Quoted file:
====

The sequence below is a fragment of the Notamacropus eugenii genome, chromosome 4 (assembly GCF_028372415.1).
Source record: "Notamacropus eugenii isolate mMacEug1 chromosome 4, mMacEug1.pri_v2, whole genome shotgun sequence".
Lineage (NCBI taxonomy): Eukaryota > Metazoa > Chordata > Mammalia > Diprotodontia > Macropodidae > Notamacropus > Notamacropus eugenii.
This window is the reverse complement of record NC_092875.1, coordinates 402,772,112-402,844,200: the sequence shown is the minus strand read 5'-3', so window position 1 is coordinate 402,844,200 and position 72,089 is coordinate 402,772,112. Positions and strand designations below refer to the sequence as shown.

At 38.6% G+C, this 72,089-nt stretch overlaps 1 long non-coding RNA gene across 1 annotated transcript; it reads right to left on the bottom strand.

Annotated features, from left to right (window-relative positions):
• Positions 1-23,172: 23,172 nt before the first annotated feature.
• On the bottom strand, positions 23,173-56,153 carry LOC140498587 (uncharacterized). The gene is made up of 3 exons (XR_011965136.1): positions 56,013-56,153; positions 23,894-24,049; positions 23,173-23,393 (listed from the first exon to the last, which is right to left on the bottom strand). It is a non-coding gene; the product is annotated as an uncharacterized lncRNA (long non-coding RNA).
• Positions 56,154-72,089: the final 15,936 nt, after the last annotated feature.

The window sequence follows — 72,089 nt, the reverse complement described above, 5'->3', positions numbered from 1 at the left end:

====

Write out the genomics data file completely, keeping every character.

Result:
The sequence below is a fragment of the Notamacropus eugenii genome, chromosome 4 (assembly GCF_028372415.1).
Source record: "Notamacropus eugenii isolate mMacEug1 chromosome 4, mMacEug1.pri_v2, whole genome shotgun sequence".
Lineage (NCBI taxonomy): Eukaryota > Metazoa > Chordata > Mammalia > Diprotodontia > Macropodidae > Notamacropus > Notamacropus eugenii.
This window is the reverse complement of record NC_092875.1, coordinates 402,772,112-402,844,200: the sequence shown is the minus strand read 5'-3', so window position 1 is coordinate 402,844,200 and position 72,089 is coordinate 402,772,112. Positions and strand designations below refer to the sequence as shown.

At 38.6% G+C, this 72,089-nt stretch overlaps 1 long non-coding RNA gene across 1 annotated transcript; it reads right to left on the bottom strand.

Annotated features, from left to right (window-relative positions):
• Positions 1-23,172: 23,172 nt before the first annotated feature.
• On the bottom strand, positions 23,173-56,153 carry LOC140498587 (uncharacterized). The gene is made up of 3 exons (XR_011965136.1): positions 56,013-56,153; positions 23,894-24,049; positions 23,173-23,393 (listed from the first exon to the last, which is right to left on the bottom strand). It is a non-coding gene; the product is annotated as an uncharacterized lncRNA (long non-coding RNA).
• Positions 56,154-72,089: the final 15,936 nt, after the last annotated feature.

The window sequence follows — 72,089 nt, the reverse complement described above, 5'->3', positions numbered from 1 at the left end: